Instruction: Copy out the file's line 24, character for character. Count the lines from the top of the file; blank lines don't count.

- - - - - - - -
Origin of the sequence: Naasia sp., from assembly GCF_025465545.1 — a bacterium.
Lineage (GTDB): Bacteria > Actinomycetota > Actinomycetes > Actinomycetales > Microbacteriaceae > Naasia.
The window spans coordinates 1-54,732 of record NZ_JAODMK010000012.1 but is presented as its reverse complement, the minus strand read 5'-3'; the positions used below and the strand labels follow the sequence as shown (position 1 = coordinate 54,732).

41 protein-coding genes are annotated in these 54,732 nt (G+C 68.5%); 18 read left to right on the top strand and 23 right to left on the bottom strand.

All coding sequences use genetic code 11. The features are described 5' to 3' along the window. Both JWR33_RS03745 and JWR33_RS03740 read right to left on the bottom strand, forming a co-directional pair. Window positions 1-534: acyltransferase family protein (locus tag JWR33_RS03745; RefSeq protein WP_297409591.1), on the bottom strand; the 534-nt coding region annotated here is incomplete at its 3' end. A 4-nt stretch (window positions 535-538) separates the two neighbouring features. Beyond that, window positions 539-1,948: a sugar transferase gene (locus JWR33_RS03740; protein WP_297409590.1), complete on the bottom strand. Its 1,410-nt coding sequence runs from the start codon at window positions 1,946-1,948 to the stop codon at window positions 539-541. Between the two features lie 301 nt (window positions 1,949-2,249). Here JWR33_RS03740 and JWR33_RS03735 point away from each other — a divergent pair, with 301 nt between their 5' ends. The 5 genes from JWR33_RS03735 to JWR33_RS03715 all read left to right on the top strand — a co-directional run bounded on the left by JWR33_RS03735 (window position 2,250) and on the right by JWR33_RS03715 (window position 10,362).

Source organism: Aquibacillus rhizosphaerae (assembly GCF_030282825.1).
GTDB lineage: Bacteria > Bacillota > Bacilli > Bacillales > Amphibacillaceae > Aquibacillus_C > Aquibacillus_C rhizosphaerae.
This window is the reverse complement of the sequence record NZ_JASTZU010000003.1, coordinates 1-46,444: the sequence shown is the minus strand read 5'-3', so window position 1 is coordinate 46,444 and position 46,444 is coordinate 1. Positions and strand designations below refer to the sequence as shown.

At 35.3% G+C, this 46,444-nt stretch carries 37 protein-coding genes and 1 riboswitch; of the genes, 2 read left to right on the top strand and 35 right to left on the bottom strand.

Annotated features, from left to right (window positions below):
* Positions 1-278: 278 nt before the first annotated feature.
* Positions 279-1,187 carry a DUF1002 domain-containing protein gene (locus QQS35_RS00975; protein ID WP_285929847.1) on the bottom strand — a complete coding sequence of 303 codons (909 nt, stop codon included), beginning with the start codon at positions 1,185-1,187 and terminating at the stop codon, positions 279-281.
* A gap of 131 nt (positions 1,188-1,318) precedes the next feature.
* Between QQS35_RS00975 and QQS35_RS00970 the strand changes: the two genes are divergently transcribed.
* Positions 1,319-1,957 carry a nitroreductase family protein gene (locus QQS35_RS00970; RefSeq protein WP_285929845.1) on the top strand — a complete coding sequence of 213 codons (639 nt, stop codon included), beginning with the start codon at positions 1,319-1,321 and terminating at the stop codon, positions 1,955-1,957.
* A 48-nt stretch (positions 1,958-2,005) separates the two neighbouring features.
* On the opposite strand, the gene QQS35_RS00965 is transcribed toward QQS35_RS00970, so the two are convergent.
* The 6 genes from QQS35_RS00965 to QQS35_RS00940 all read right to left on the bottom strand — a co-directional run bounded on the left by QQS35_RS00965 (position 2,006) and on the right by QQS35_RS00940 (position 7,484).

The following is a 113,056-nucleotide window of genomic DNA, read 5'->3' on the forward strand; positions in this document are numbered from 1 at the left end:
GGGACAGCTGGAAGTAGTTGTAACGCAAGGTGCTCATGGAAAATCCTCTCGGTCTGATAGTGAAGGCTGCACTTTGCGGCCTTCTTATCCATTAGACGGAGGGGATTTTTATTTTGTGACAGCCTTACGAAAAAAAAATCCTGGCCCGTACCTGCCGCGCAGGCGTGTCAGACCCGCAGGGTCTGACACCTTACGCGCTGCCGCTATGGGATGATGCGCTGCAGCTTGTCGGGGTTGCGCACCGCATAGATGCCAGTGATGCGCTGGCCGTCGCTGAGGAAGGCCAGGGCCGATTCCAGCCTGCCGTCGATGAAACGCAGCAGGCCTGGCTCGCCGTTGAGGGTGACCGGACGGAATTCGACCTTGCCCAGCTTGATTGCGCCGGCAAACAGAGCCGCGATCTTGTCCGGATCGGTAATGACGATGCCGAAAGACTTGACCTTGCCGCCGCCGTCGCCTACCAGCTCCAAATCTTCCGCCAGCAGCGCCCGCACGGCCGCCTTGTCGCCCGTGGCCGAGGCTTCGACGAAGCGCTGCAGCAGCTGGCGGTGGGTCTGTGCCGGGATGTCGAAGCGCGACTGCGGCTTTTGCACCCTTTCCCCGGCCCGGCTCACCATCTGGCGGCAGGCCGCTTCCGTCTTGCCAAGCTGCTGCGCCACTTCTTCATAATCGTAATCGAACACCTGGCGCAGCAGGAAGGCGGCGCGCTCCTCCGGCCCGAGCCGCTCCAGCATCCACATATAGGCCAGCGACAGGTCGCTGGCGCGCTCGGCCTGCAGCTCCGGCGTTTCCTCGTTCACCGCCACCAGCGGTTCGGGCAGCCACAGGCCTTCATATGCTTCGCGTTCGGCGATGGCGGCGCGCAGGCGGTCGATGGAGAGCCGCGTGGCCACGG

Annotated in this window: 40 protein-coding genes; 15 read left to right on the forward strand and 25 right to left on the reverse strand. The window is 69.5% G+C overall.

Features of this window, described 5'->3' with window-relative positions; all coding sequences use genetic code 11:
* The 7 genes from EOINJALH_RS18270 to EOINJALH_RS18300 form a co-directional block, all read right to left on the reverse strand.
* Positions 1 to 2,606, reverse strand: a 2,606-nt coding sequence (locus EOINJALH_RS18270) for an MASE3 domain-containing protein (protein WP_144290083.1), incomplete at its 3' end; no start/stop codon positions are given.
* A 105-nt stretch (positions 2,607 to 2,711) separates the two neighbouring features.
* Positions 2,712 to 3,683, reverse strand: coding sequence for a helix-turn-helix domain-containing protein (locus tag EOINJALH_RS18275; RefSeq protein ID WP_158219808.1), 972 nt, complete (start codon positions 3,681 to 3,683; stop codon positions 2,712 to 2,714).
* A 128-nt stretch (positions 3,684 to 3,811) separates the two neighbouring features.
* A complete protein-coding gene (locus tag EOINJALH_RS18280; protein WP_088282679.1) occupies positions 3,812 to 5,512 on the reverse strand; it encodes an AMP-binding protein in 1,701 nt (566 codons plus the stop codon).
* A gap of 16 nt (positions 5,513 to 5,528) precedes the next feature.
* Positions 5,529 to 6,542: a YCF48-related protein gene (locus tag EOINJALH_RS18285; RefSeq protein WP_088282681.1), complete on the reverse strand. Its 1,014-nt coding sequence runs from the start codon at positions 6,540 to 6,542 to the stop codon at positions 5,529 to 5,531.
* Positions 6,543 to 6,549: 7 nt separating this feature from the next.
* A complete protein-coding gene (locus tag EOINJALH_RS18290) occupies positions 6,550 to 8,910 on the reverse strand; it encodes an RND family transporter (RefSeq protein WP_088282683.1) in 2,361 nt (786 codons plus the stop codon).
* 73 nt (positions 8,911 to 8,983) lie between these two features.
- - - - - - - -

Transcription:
* Positions 1 to 2,606, reverse strand: a 2,606-nt coding sequence (locus EOINJALH_RS18270) for an MASE3 domain-containing protein (protein WP_144290083.1), incomplete at its 3' end; no start/stop codon positions are given.